FULL TEXT 6th Circuit Decision in Robo-Signing Vassalle v. Midland Funding

February 26, 2013

FULL TEXT Decision by 6th Circuit Court of Appeals 
Vassalle et al. v. Midland Funding LLC. et al. (6th Circuit, February 26, 2013)
analysis by Bill Singer

Defendants/Appellees: Midland Funding LLC, Midland Credit Management, Inc., and Encore Capital Group, Inc.; and Plaintiffs/Appellees: Andrea Brent, Martha Vassalle, Jerome Johnson, and Hope Franklin, won approval in district court of a nationwide class settlement that settled three related lawsuits. The district court certified the class and approved the settlement. 

Eight objectors/appellants objected to the settlement as being unfair, unreasonable, and inadequate; and, accordingly, that the district court had abused its discretion in certifying the nationwide settlement class, and that the notice to prospective class members did not satisfy due process. 

On appeal, the 6th Circuit:
  • reversed the district court's order approving the settlement; 
  • vacated the judgment certifying the nationwide settlement class and the award of attorney fees;and 
  • remanded for further proceedings consistent with its Opinion.

This case involved allegations of so-called "Robo-signing."  Apparently, Midland employees had been signing between 200 and 400 computer-generated affidavits per day for use in debt collection actions, without personal knowledge of the accounts. 

The parties in the Brent, Franklin, and Vassalle actions reached an agreement and presented it to the court on March 9, 2011. In the settlement, the parties stipulated to the certification of a class that included:

[a]ll natural persons" sued by Midland between January 1, 2005, and the date upon which the court would enter preliminary approval of the class action settlement "in any debt collection lawsuit in any court . . . where an affidavit attesting to facts about the underlying debt was used by Midland in connection with the debt collection lawsuit.

The settlement provided for both monetary and injunctive relief. Midland agreed to pay $5.2 million into a common fund for the benefit of the class. From this fund, class counsel would receive attorney fees of no more than $1.5 million, and the costs of administration. From the remainder of the fund, eligible class members who timely returned a claim form would receive payments of $10.00 each. In fact, however, the response rate was such that each class member would receive $17.38. In addition, the four named plaintiffs were to receive $8,000 collectively.

Short-Lived Landmark Ruling

On August 11, 2009, the district court issued a self-described "landmark ruling,” holding that "robo-signing" affidavits in debt-collection actions violates the Fair Debt Collection Practices Act ("FDCPA") 
The court found the affidavit to be false and misleading under the FDCPA due to the false attestation of personal knowledge. The court, however, denied declaratory and injunctive relief under the FDCPA.

On Appeal to The 6th Circuit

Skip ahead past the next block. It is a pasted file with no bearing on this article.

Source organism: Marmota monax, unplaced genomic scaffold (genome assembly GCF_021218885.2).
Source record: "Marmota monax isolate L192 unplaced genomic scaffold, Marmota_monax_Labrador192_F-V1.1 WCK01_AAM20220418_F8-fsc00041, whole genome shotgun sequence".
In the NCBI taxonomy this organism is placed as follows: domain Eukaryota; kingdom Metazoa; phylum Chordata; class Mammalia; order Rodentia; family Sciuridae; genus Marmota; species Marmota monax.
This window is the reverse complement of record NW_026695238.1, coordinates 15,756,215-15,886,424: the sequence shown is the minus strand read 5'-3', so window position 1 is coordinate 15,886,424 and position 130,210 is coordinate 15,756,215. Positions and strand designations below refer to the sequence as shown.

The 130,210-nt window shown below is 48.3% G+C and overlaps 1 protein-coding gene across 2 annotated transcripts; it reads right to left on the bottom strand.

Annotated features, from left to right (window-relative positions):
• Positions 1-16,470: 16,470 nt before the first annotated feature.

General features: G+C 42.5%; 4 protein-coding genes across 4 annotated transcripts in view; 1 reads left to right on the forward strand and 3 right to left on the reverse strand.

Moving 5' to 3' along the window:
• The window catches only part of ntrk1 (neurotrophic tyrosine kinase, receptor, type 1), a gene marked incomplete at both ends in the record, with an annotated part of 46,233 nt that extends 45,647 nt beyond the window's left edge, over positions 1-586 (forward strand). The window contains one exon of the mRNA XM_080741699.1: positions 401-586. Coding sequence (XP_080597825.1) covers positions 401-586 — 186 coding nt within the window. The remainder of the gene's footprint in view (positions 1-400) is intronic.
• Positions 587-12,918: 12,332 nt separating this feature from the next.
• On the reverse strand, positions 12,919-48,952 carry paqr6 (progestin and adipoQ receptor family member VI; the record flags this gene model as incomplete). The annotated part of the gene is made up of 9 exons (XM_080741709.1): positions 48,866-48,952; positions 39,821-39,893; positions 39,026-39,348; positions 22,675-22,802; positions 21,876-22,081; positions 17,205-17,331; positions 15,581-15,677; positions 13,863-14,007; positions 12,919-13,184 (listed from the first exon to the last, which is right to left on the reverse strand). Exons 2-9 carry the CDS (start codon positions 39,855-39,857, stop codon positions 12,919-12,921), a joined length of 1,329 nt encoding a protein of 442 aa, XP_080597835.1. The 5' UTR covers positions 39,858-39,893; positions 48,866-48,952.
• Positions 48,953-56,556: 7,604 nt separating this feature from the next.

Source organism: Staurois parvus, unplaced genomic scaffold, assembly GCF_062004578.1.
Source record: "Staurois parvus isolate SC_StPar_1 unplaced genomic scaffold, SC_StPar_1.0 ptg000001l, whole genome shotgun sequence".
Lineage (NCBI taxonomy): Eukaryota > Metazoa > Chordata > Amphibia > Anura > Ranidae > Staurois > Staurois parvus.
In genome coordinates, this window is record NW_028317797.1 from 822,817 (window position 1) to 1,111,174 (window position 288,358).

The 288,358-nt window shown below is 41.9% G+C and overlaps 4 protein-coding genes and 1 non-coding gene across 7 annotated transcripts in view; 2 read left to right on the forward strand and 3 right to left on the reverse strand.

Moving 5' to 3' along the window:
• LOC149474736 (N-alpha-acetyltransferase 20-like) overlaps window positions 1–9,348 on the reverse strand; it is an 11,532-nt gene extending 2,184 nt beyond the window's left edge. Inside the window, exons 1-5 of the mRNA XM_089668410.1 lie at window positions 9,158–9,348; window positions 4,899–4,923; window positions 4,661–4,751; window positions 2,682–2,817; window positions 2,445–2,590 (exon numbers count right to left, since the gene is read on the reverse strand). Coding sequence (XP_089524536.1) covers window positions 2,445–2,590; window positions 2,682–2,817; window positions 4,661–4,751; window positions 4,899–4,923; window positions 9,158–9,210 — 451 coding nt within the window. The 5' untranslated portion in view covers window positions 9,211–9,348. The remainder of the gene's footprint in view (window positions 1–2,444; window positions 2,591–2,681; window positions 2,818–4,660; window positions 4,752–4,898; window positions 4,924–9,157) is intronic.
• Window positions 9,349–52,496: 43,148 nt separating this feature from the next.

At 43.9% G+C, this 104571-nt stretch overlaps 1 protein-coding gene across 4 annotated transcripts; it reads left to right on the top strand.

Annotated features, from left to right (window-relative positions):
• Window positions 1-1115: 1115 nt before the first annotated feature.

The Circuit enunciated a seven-point standard for determining whether a class action if fair, reasonable, and adequate:
  1. risk of fraud or collusion; 
  2. complexity, expense and likely duration of the litigation;
  3. amount of discovery engaged in by the parties; 
  4. likelihood of success on the merits; 
  5. opinions of class counsel and class representatives;
  6. reaction of absent class members; and
  7. public interest.
Preferential Treatment

In Vassalle, the Circuit found that the named plaintiffs receive "preferential treatment,"
while the relief provided to the unnamed class members is "perfunctory." Pointedly, here there were two benefits from the settlement that the unnamed class members do not receive:

First, the named plaintiffs receive the primary benefit of the settlement: the exoneration of debts owed to Midland. If the 1.44 million unnamed class members received this benefit, like Brent, they would be absolved of debts in the hundreds or even thousands of dollars. Instead, the settlement actually 
prevents the unnamed class members from using Midland's use of false affidavits against Midland in any other lawsuit, virtually assuring that Midland will be able to collect on these debts; and

Second, the named plaintiffs receive an $8,000 incentive payment to be split among them.

Perfunctory Relief

Finally, the 6th Circuit deemed the relief actually provided to the unnamed class members as, at best, perfunctory: 

First, provided they respond to the notice, the unnamed class members receive
$17.38; and

Second, the settlement provides for one year of injunctive relief, overseen by a retired federal judge, under which Midland is required to change its policies. 

The $17.38 payment was deemed de minimis, ; particularly so since many of the 1.44 million class members' debts are in the thousands or at least hundreds of dollars. 

The one-year injunction was deemed of little value for three reasons:
  1. It does not actually prohibit Midland from creating false affidavits; rather, it only requires Midland to change its policies and provides oversight of this process. 
  2. The injunction only lasts one year, after which Midland is free to resume its predatory practices should it choose to do so. 
  3. The injunction offers only prospective relief that likely does not benefit class members at all.